Mitts Givings by Maddy Cranley
Yes, it is the first week of December and those of us with a true crafting spirit feel compelled to make at least one or two handcrafted items for gift-giving this coming holiday season. I know, time is short and the thought of knitting an entire sweater, even a vest, seems overwhelming. There are so many other activities that demand our attention at this time of the year. A quick and easy project with readily available materials - that's what we're looking for. No hunching over rows of complicated knitting or hours of darning in ends, pressing, blocking and joining. So may I suggest knitting some mitts for those you love. Mitts are a small project, quickly knit, and best of all, you can make a dent in that yarn stash - providing you can find it.
Both gloves and mitts serve as a protector for the hands from wind and cold but gloves have always been the somewhat snobby fashion-conscious cousin of the mitten. Throughout history, gloves have been considered to be a stylish accessory whereas mittens were worn for warmth. Linen gloves were even found in the 14th century BC tomb of the Egyptian king, Tutankhamen. Sticking with the upper classes, gloves in the Middle Ages were only worn by men of high rank or by those engaged in falconry, a past time of the well-to-do. The masses made do with mitts or garments that had extra long sleeves to keep their hands covered. Gloves became a must-have for women in the 16th century following in the fashion footsteps of Catherine de Medici, who was consorting with Henry II of France at the time. In the 17th century, gloves made from soft kidskin became very popular.
In 1834, glove making became a full-fledged industry when Xavier Jouvin of Grenoble, France invented a cutting die that made it possible to fashion a precise fitting glove. Gloves for both men and women were a requirement for proper dress in the height of the 19th century, a trend which continued until after World War II. Although, I certainly remember wearing a snappy little pair of stretch lace gloves. Then again, weren't we also wearing "spring bonnets" on our heads at the time? Although nowadays some wear gloves as a practical measure to get a better grip or to enhance a swing or a slap shot, mitts are born to keep hands warm but do take on many other tasks. There are bath mitts and baseball mitts, mouse mitts for carpal tunnel syndrome, heated beauty mitts, oven mitts, mitts to groom your pet and mitts to wash your car.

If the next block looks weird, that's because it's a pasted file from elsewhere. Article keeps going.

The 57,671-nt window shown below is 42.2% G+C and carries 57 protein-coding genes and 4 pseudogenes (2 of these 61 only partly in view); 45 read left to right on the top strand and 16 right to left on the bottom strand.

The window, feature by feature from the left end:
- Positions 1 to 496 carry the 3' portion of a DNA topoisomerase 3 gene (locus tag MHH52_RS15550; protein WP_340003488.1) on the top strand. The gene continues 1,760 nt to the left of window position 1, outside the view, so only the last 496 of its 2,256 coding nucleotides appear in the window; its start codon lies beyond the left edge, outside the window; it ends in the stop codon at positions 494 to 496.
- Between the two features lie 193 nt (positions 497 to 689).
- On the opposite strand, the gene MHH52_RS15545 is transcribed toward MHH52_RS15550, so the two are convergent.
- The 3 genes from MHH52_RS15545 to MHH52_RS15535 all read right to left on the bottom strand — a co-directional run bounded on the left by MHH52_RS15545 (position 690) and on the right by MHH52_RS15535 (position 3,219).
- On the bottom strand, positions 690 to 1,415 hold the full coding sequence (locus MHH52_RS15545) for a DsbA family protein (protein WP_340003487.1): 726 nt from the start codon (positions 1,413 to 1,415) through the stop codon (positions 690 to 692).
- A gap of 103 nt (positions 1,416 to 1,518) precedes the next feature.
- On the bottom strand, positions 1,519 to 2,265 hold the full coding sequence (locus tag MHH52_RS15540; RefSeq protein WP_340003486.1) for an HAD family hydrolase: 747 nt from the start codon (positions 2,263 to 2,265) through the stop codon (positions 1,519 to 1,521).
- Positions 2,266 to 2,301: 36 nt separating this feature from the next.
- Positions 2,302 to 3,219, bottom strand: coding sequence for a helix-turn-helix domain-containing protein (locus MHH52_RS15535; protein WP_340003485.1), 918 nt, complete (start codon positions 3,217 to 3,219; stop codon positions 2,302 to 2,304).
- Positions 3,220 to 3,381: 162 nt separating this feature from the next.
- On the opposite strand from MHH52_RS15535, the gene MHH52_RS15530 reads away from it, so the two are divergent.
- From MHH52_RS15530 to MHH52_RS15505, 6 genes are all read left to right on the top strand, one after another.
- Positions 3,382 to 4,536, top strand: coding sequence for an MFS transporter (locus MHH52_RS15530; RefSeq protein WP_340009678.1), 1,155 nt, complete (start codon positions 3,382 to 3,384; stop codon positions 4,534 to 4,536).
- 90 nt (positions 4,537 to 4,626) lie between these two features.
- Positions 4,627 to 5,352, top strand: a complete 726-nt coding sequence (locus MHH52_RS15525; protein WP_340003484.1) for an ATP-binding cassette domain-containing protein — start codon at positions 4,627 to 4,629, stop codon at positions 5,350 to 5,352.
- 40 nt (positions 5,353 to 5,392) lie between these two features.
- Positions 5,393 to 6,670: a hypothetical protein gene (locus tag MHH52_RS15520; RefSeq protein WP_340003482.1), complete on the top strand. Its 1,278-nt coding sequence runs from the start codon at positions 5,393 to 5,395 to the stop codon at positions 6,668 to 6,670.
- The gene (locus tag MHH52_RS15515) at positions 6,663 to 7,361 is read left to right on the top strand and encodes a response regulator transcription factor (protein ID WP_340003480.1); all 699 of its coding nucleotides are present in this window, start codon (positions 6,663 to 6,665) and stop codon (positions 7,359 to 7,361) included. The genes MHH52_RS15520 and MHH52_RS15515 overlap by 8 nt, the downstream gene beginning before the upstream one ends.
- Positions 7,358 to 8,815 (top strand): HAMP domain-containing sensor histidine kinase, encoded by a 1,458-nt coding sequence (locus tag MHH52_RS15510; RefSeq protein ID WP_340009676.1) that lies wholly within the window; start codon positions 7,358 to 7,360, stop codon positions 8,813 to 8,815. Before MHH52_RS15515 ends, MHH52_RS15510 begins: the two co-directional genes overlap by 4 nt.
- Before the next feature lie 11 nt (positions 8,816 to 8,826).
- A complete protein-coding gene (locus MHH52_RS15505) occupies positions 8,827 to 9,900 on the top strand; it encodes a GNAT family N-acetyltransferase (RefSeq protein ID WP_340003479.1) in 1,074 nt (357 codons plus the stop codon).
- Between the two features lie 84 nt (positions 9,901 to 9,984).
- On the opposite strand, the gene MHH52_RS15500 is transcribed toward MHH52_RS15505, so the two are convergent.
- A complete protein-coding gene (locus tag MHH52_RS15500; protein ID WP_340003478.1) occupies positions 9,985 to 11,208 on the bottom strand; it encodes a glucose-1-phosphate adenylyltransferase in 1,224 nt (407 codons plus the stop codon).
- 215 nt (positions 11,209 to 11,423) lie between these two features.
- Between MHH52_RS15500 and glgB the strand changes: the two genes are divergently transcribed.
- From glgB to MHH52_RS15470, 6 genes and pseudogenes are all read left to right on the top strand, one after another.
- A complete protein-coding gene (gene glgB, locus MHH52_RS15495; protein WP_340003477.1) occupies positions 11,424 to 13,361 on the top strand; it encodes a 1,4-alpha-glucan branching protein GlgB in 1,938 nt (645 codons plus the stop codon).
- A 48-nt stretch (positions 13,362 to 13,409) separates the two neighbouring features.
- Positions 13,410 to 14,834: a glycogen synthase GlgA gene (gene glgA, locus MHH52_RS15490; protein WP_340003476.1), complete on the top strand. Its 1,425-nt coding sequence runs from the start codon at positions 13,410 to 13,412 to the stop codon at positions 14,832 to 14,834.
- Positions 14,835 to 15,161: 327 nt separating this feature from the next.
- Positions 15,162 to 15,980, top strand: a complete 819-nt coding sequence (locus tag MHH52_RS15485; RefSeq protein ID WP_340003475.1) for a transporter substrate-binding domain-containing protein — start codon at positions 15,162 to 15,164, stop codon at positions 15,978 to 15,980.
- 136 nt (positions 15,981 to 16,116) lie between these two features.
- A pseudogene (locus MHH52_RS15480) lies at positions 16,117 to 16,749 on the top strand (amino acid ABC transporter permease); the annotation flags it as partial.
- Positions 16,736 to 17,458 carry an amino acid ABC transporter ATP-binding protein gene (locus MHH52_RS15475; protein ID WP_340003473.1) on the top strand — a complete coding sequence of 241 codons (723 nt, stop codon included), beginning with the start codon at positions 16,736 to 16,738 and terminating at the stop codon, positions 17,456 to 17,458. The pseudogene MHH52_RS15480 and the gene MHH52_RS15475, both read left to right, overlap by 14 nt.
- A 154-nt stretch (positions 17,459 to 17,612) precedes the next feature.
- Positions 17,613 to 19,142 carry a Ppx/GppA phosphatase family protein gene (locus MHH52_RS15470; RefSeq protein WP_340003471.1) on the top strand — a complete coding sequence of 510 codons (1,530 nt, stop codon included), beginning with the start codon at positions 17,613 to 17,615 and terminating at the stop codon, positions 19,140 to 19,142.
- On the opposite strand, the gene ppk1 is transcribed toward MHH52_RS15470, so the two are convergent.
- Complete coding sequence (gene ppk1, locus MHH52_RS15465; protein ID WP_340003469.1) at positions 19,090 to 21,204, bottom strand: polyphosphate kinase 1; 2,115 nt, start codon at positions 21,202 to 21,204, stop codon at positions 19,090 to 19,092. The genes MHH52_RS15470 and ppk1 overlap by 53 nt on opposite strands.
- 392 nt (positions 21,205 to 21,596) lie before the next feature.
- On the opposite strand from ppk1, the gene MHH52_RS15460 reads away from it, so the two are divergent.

So make your list and gather some mitts patterns. Make soft mittens in angora or mohair - sure to warm up loved ones' hands and hopefully their hearts. Make luxury mittens in cashmere or alpaca. Knit stripes, felt wool, work a Fair Isle design, or embroider some spring flowers on mitten backs to brighten a dreary winter's day. On such a small project, even a complicated design can only last for a few rows. Lace patterns look terrific if the mitts are lined with a warm flannelette fabric - in a contrast color of course.
Attach a couple of pompons along with a twisted cord and these mitts will never make an appearance in the lost and found. Add a trim of faux fur or circle the cuff with a ring of antique buttons. Remember mitts don't have to stay outside - knit a mitt in cotton or linen, tuck in a sweet-smelling bar of soap, and tie with a ribbon for a bath lover's mitt. So I throw down the gauntlet and challenge you to knit some mitts. Best wishes for a terrific holiday season. Don't forget to steal away some time to knit.
Maddy Cranley is a professional knitwear designer, who has created exclusive designs for knitting and craft magazines, authored and published three books on the subject of creating felt garments and projects from handknitting, and produces an ever-growing line of maddy laine handknitting patterns.
For additional information, see http://www.maddycraft.com